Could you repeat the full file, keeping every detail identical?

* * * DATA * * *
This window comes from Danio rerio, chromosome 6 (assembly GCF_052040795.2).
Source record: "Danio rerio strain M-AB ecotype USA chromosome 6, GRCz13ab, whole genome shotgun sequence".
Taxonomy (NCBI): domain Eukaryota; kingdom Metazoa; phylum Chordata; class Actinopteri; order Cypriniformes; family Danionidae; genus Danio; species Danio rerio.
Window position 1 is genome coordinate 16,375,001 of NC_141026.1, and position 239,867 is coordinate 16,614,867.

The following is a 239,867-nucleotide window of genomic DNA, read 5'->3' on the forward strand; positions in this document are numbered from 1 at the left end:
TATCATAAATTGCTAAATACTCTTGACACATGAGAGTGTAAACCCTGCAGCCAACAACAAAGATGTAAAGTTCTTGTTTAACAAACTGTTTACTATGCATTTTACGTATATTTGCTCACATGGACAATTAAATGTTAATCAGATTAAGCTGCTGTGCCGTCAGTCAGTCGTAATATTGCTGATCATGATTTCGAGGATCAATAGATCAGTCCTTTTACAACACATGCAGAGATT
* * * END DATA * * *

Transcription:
This window comes from Danio rerio, chromosome 6 (assembly GCF_052040795.2).
Source record: "Danio rerio strain M-AB ecotype USA chromosome 6, GRCz13ab, whole genome shotgun sequence".
Taxonomy (NCBI): domain Eukaryota; kingdom Metazoa; phylum Chordata; class Actinopteri; order Cypriniformes; family Danionidae; genus Danio; species Danio rerio.
Window position 1 is genome coordinate 16,375,001 of NC_141026.1, and position 239,867 is coordinate 16,614,867.

The following is a 239,867-nucleotide window of genomic DNA, read 5'->3' on the forward strand; positions in this document are numbered from 1 at the left end:
TATCATAAATTGCTAAATACTCTTGACACATGAGAGTGTAAACCCTGCAGCCAACAACAAAGATGTAAAGTTCTTGTTTAACAAACTGTTTACTATGCATTTTACGTATATTTGCTCACATGGACAATTAAATGTTAATCAGATTAAGCTGCTGTGCCGTCAGTCAGTCGTAATATTGCTGATCATGATTTCGAGGATCAATAGATCAGTCCTTTTACAACACATGCAGAGATT